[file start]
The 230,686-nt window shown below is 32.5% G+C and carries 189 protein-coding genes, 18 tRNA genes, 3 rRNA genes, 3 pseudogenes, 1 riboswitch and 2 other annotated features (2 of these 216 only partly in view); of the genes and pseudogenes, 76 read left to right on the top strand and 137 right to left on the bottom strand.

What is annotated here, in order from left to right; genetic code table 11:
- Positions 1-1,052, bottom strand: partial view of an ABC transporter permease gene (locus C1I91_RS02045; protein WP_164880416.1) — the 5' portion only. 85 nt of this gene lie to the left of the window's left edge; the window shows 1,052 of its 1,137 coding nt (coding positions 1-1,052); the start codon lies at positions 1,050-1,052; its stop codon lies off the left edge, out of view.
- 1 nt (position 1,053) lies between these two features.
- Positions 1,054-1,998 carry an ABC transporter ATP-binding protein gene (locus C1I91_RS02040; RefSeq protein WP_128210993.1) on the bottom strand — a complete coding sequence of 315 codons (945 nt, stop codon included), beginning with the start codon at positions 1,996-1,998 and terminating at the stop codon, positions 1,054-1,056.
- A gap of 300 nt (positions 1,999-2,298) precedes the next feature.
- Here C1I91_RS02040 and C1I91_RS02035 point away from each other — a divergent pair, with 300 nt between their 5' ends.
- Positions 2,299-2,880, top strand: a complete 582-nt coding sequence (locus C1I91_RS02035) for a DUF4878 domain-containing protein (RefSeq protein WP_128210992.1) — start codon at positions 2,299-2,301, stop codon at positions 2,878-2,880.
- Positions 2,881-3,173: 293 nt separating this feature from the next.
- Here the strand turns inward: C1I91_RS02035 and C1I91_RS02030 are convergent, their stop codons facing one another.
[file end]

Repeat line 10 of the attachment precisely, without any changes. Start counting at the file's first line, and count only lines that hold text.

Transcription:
- Here the strand turns inward: C1I91_RS02035 and C1I91_RS02030 are convergent, their stop codons facing one another.